Fractured human remains found on a German river bank could provide the first compelling evidence of a major Bronze Age battle.
Archaeological excavations of the Tollense Valley in northern Germany unearthed fractured skulls, wooden clubs and horse remains dating from around 1200 BC.
The injuries to the skulls suggest face-to-face combat in a battle perhaps fought between warring tribes, say the researchers.
The paper, published in the journal Antiquity, is based primarily on an investigation begun in 2008 of the Tollense Valley site, which involved both ground excavations and surveys of the riverbed by divers.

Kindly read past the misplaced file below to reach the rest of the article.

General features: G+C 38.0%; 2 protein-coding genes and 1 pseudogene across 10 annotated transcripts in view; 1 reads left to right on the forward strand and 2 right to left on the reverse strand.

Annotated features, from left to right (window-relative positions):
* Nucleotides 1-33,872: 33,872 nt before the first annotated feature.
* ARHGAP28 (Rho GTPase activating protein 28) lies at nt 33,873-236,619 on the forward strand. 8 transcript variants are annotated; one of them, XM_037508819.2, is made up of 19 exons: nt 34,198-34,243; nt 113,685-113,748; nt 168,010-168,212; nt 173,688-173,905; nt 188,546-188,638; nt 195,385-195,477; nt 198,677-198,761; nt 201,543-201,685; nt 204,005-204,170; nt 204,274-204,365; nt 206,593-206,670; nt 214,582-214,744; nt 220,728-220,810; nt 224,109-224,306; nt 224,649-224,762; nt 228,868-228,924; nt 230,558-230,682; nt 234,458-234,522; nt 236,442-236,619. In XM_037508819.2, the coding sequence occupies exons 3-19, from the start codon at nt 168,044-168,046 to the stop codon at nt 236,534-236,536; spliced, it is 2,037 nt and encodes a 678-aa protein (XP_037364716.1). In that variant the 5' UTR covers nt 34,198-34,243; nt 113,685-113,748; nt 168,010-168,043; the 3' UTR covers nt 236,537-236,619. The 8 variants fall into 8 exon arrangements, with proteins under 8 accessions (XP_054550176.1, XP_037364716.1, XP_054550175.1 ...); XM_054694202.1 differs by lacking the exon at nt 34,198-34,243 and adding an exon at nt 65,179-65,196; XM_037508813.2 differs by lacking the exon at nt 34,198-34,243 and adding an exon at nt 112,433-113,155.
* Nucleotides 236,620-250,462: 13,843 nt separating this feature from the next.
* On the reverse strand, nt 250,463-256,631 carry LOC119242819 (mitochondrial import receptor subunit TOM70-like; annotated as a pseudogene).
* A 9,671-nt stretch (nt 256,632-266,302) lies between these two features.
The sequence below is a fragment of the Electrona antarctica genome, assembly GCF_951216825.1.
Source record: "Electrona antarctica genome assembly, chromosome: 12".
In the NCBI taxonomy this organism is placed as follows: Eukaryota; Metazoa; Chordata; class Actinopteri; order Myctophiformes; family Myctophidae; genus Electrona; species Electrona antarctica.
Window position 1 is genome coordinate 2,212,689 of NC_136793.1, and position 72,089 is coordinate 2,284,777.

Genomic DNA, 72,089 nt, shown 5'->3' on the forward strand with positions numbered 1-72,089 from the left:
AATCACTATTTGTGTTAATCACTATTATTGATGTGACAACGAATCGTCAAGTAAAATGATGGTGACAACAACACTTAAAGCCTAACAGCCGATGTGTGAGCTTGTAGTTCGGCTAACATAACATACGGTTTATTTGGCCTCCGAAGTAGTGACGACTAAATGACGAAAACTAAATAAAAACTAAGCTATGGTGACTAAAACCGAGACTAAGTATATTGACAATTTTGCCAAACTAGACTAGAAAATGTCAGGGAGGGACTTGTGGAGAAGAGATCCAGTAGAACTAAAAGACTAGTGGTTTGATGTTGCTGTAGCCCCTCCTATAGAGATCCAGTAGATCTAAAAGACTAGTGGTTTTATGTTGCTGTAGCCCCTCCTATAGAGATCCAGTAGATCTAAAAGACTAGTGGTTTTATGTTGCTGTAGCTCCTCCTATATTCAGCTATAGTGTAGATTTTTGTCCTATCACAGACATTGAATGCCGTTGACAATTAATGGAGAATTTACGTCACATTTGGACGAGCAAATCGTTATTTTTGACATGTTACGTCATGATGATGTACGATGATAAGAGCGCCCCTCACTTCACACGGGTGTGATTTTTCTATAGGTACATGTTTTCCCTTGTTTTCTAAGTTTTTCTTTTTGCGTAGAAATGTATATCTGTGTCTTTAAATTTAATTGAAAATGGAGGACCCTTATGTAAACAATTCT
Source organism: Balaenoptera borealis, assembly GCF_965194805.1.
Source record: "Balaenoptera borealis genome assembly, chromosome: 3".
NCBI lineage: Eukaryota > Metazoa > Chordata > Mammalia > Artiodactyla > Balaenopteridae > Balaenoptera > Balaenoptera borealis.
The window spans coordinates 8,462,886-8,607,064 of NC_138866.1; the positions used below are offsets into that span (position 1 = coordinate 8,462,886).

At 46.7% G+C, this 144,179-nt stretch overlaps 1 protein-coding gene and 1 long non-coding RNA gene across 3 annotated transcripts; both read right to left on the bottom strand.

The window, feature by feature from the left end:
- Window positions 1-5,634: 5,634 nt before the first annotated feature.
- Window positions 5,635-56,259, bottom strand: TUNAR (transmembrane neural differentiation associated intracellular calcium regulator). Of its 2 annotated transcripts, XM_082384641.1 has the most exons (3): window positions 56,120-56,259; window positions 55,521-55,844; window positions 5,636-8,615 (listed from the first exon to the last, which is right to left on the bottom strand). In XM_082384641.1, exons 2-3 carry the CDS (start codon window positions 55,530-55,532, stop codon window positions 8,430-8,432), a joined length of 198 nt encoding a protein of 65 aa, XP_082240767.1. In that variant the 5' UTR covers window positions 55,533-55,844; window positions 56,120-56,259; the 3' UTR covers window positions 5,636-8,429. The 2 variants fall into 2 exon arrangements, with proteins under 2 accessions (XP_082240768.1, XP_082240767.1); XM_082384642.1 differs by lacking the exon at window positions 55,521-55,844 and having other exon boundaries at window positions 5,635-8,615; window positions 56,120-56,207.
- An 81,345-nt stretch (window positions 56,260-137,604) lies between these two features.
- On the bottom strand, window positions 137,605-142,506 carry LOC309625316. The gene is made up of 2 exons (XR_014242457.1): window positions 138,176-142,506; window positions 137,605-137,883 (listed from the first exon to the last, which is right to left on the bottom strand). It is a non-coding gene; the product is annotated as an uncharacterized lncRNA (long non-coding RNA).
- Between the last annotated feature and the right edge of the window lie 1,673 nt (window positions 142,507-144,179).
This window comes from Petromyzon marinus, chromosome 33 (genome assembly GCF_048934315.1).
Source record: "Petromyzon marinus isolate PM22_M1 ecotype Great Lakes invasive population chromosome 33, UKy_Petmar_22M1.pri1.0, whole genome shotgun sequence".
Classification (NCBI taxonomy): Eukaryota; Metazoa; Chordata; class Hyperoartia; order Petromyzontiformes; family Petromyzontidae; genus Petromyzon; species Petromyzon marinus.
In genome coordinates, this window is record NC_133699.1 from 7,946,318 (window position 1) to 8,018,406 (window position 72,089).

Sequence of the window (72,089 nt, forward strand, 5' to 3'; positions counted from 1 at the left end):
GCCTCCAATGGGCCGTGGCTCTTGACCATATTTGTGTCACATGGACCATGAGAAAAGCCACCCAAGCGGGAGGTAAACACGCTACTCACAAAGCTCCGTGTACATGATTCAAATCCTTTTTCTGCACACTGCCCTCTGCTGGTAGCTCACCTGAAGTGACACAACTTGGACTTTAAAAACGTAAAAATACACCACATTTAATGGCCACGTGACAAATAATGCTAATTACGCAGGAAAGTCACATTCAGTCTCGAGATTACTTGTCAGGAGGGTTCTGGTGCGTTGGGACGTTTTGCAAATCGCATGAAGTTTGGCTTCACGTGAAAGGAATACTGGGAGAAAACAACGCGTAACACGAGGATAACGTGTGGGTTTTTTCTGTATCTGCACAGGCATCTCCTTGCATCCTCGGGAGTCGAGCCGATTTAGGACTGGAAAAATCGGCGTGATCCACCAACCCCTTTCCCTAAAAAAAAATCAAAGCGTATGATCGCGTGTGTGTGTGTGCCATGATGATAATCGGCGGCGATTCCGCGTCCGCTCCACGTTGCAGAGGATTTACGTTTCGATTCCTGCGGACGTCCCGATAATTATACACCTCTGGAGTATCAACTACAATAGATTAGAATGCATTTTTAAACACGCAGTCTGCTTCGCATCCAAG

They found remains of around 100 human bodies, of which eight had lesions to their bones. Most of the bodies, but not all, appeared to be young men.
The injuries included skull damage caused by massive blows or arrowheads, and some of the injuries appear to have been fatal.
One humerus (upper arm) bone contained an arrow head embedded more than 22mm into the bone, while a thigh bone fracture suggests a fall from a horse (horse bones were also found at the site).
The archaeologists also found remains of two wooden clubs, one the shape of a baseball bat and made of ash, the second the shape of a croquet mallet and made of sloe wood.
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